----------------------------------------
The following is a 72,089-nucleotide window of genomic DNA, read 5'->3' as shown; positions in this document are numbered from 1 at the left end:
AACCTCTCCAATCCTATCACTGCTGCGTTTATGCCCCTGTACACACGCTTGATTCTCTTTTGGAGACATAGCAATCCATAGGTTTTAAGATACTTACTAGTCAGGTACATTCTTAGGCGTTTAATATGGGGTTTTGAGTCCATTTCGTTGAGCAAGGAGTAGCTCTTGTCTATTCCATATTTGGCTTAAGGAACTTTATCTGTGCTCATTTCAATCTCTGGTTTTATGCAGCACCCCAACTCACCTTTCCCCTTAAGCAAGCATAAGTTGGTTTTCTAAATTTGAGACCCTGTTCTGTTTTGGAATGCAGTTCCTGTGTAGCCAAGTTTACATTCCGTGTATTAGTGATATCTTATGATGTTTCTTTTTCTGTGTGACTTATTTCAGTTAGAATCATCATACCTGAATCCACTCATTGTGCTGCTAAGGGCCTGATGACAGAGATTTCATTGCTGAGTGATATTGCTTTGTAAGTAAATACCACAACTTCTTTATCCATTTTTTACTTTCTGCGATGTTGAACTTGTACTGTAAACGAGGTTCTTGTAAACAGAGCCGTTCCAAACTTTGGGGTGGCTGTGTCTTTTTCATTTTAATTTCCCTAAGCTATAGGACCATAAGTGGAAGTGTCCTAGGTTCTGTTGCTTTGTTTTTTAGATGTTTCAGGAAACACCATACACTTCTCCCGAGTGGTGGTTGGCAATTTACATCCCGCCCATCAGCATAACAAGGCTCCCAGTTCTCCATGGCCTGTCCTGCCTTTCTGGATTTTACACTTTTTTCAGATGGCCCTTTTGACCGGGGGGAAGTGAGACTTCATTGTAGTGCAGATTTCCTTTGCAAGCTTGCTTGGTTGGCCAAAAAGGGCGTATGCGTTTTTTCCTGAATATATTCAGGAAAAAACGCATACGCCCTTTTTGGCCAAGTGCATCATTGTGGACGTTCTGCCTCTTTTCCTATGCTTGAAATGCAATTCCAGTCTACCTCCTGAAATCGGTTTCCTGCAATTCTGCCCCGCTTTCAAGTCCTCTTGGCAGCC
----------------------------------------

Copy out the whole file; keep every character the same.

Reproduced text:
The following is a 72,089-nucleotide window of genomic DNA, read 5'->3' as shown; positions in this document are numbered from 1 at the left end:
AACCTCTCCAATCCTATCACTGCTGCGTTTATGCCCCTGTACACACGCTTGATTCTCTTTTGGAGACATAGCAATCCATAGGTTTTAAGATACTTACTAGTCAGGTACATTCTTAGGCGTTTAATATGGGGTTTTGAGTCCATTTCGTTGAGCAAGGAGTAGCTCTTGTCTATTCCATATTTGGCTTAAGGAACTTTATCTGTGCTCATTTCAATCTCTGGTTTTATGCAGCACCCCAACTCACCTTTCCCCTTAAGCAAGCATAAGTTGGTTTTCTAAATTTGAGACCCTGTTCTGTTTTGGAATGCAGTTCCTGTGTAGCCAAGTTTACATTCCGTGTATTAGTGATATCTTATGATGTTTCTTTTTCTGTGTGACTTATTTCAGTTAGAATCATCATACCTGAATCCACTCATTGTGCTGCTAAGGGCCTGATGACAGAGATTTCATTGCTGAGTGATATTGCTTTGTAAGTAAATACCACAACTTCTTTATCCATTTTTTACTTTCTGCGATGTTGAACTTGTACTGTAAACGAGGTTCTTGTAAACAGAGCCGTTCCAAACTTTGGGGTGGCTGTGTCTTTTTCATTTTAATTTCCCTAAGCTATAGGACCATAAGTGGAAGTGTCCTAGGTTCTGTTGCTTTGTTTTTTAGATGTTTCAGGAAACACCATACACTTCTCCCGAGTGGTGGTTGGCAATTTACATCCCGCCCATCAGCATAACAAGGCTCCCAGTTCTCCATGGCCTGTCCTGCCTTTCTGGATTTTACACTTTTTTCAGATGGCCCTTTTGACCGGGGGGAAGTGAGACTTCATTGTAGTGCAGATTTCCTTTGCAAGCTTGCTTGGTTGGCCAAAAAGGGCGTATGCGTTTTTTCCTGAATATATTCAGGAAAAAACGCATACGCCCTTTTTGGCCAAGTGCATCATTGTGGACGTTCTGCCTCTTTTCCTATGCTTGAAATGCAATTCCAGTCTACCTCCTGAAATCGGTTTCCTGCAATTCTGCCCCGCTTTCAAGTCCTCTTGGCAGCC